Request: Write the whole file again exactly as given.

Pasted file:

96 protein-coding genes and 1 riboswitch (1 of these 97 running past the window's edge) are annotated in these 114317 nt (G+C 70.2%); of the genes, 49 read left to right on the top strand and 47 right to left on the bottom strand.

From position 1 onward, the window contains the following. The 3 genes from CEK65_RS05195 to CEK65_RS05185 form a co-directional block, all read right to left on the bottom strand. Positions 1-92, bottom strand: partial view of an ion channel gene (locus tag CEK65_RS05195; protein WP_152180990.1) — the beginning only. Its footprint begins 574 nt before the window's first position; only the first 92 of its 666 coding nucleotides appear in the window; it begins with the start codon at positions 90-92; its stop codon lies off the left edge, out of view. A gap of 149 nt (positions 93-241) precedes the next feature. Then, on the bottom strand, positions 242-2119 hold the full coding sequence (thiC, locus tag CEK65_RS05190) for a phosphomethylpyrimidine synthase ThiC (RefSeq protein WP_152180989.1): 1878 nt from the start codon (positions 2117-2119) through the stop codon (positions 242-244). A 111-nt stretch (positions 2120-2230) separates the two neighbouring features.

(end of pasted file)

96 protein-coding genes and 1 riboswitch (1 of these 97 running past the window's edge) are annotated in these 114317 nt (G+C 70.2%); of the genes, 49 read left to right on the top strand and 47 right to left on the bottom strand.

From position 1 onward, the window contains the following. The 3 genes from CEK65_RS05195 to CEK65_RS05185 form a co-directional block, all read right to left on the bottom strand. Positions 1-92, bottom strand: partial view of an ion channel gene (locus tag CEK65_RS05195; protein WP_152180990.1) — the beginning only. Its footprint begins 574 nt before the window's first position; only the first 92 of its 666 coding nucleotides appear in the window; it begins with the start codon at positions 90-92; its stop codon lies off the left edge, out of view. A gap of 149 nt (positions 93-241) precedes the next feature. Then, on the bottom strand, positions 242-2119 hold the full coding sequence (thiC, locus tag CEK65_RS05190) for a phosphomethylpyrimidine synthase ThiC (RefSeq protein WP_152180989.1): 1878 nt from the start codon (positions 2117-2119) through the stop codon (positions 242-244). A 111-nt stretch (positions 2120-2230) separates the two neighbouring features.